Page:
Capturing personality from Facebook photos and photo-related activities: How much exposure do you need?
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AbstractPhoto-related activities are noticeably prevalent among social media users. On Facebook, users predominantly communicate visually and manage their self-presentation. Such online behaviours tend to mimic what would be expected of individuals’ offline personalities. This study sought to address the link between Facebook users’ photo-related activities and the Big Five personality traits by encoding basic Facebook visual features. Content analysis on the actual profiles (n = 115) and multiple regression analyses revealed many associations as a manifestation of users’ characteristics. For instance, Neuroticism and Extraversion predicted more photo uploads. Conscientiousness was predictive of more self-generated albums and video uploads and Agreeableness predicted the average number of received ‘likes’ and ‘comments’ on profile pictures. Additionally, the Facebook experience in interaction with the personality factors was found to be influential on the type of photo-related activity and the level of photo participation of users. The findings provide evidence that Facebook users with various personality traits set up albums and upload photos differently. Given the uses and gratification model, users adapt the construction of their profiles and manage their interactions to gratify their psychological needs on Facebook.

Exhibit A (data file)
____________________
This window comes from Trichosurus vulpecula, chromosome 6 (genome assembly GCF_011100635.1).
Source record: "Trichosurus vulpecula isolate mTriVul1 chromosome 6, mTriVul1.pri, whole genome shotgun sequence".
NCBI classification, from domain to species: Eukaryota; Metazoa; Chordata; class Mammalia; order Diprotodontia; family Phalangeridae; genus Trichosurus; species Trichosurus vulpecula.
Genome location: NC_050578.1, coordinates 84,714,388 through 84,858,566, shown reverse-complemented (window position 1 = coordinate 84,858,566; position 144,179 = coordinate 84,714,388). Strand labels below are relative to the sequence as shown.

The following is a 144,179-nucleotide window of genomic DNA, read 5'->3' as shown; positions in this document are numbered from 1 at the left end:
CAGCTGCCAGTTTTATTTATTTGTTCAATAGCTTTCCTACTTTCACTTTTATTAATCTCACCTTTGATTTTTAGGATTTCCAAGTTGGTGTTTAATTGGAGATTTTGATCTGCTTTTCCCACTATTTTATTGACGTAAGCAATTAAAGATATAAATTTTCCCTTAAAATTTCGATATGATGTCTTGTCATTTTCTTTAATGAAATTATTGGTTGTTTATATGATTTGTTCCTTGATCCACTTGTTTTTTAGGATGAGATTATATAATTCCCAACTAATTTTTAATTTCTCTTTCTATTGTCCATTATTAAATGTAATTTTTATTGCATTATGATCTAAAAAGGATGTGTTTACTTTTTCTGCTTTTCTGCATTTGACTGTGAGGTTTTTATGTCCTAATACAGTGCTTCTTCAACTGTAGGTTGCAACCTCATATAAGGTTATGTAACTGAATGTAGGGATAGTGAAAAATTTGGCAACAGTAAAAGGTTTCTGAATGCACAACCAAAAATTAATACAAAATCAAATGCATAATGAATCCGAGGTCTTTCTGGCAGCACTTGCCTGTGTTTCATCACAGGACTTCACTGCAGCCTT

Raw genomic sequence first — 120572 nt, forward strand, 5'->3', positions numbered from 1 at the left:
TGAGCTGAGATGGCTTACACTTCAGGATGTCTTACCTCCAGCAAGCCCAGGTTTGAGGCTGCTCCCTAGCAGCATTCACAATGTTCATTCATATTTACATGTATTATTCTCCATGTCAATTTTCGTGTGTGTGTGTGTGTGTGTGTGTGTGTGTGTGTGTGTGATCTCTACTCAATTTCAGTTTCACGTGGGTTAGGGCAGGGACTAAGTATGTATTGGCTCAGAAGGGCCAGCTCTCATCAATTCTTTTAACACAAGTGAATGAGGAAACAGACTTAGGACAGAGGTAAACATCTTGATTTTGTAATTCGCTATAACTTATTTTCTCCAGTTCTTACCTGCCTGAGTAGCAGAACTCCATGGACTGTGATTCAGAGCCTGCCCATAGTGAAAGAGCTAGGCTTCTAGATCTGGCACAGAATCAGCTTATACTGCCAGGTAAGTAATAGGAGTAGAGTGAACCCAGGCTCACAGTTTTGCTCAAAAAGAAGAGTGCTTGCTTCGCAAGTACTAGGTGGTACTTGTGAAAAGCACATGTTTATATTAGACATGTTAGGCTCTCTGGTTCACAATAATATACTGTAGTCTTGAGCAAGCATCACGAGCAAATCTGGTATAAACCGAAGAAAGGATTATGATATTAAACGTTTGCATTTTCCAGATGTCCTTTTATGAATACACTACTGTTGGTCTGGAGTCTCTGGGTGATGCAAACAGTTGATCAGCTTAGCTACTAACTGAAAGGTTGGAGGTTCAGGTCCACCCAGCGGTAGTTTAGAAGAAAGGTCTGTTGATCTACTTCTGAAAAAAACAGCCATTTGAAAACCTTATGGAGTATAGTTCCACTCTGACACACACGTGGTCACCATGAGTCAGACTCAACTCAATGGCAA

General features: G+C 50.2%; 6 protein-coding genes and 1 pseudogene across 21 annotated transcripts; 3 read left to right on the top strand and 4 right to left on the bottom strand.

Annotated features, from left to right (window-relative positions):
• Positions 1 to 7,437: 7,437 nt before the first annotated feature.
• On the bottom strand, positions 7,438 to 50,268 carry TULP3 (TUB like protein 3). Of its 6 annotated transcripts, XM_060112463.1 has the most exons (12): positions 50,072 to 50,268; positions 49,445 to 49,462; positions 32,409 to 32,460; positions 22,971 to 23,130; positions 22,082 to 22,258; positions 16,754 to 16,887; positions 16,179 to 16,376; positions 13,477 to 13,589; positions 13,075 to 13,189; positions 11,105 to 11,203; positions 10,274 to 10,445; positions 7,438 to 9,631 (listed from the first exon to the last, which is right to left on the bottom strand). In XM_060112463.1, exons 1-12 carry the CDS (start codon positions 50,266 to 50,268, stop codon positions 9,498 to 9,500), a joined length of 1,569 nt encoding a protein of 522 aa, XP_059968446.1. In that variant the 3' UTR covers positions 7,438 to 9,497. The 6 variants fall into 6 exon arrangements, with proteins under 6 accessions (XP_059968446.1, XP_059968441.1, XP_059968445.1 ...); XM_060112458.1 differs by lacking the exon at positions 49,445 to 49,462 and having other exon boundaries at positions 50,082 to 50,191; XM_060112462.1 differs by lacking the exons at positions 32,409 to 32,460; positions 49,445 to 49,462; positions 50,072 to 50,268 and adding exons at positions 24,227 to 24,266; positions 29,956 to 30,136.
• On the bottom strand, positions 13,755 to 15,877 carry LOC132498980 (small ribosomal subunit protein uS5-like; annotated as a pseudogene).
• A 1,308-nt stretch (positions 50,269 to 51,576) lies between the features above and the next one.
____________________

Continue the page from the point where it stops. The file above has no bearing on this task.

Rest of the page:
CitationEftekhar, A. and Fullwood, C. (2014) 'Capturing personality from Facebook photos and photo-related activities: How much exposure do you need?', Computers in Human Behavior, 37, (C) pp. 162-170.
JournalComputers in Human Behavior
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